If you’ve ever wondered why the shrimps in restaurant tempura are straight while those you cook at home are curved, there’s a simple trick you should know about. Here’s a step-by-step guide to prepping shrimps for tempura and ebi furai.
We buy shrimps whole. It’s one way of telling how fresh they are. If the head is still firmly attached to the body, that’s a good sign. If the head is practically detaching itself from the body when you lift the shrimp, leave it. That’s not a good sign.
When we get home, we pull off the shrimp head and peel off the shell, including the feet, but we leave the tail on.
(We use the heads and shells to make shrimp broth.)
Then, we remove the digestive tract. Even if you buy your shrimps already beheaded and shelled, do not skip this step.
Take a toothpick and insert at the back of the shrimp. Not too deep. Pierce just deep enough to reach the digestive tract of the animal.
Carefully pull out the black thread that runs through the entire back of the shrimp. That is the digestive tract of the shrimp and you definitely don’t want to eat that.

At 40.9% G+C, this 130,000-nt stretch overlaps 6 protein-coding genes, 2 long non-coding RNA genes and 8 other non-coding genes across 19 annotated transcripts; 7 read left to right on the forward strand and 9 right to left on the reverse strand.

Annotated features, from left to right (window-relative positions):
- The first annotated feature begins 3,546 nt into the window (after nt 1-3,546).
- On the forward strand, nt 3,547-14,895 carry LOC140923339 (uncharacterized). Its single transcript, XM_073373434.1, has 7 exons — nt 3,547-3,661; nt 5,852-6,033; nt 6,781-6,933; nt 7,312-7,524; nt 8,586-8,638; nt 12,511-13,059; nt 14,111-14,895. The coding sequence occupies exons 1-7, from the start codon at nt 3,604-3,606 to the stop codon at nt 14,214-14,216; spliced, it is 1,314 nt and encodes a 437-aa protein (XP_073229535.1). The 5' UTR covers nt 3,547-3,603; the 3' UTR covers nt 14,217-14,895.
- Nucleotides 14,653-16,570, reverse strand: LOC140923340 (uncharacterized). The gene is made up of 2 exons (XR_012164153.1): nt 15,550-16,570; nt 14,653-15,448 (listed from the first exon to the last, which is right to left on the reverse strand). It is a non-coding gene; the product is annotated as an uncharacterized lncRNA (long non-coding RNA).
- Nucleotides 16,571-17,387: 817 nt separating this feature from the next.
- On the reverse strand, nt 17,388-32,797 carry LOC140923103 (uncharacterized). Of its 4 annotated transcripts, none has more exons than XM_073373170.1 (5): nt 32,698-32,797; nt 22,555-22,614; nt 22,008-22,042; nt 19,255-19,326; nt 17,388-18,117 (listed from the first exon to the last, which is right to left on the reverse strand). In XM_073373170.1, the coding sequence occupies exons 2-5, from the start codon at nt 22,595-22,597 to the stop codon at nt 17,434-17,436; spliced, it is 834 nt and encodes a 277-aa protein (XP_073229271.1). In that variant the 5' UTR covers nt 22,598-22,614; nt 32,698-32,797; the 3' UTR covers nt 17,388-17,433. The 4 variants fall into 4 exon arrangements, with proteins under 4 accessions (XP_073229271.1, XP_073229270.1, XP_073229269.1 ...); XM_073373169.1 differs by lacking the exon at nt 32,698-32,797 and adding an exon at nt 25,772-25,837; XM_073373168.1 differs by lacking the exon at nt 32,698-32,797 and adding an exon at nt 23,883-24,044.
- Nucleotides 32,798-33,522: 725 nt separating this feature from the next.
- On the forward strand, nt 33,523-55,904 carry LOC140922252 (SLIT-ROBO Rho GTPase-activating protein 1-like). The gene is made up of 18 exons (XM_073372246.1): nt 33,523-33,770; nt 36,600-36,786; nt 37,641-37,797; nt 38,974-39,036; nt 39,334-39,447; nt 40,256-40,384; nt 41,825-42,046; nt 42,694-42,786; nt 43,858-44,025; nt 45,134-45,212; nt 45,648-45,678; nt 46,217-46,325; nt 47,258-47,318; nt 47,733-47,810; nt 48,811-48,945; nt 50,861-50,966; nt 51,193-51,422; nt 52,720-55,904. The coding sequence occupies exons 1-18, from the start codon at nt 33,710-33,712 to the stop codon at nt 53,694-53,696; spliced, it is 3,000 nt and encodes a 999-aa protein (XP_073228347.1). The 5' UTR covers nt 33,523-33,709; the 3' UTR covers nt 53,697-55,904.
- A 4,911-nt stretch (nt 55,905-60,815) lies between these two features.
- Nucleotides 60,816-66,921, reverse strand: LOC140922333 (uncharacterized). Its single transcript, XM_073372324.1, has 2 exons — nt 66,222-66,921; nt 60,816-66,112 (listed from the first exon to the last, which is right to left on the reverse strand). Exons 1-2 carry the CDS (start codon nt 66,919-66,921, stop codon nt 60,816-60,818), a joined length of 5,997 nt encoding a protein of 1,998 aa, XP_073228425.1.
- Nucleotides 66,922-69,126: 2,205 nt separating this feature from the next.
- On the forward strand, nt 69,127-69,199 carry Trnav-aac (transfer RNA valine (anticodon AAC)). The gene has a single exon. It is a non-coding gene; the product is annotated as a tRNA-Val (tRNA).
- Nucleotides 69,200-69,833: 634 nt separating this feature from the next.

There is one part of the tail that is harder than the rest. It’s the one attached directly to the back of the shrimp (where the tip of the knife points to in the top photo above). Cut that off and discard.
Cut off and discard the tips of the remaining portions of the shrimp’s tail.
Press the tail with the knife to remove the liquid inside. By doing so, you practically bring down to zero the chances of oil spatter during frying.
Hold the shrimp back side down and make shallow horizontal slashes along the inner portion of the body (the inside of the curve). Depending on the size of the shrimp, the number of slashes should be five to seven.
Turn the shrimp over, back side up. Using your fingertips, press the shrimp down from tip to tip. You will feel some popping as the shrimp flattens.
You now have a straight rather than a curved shrimp.
Repeat with the rest of the shrimps.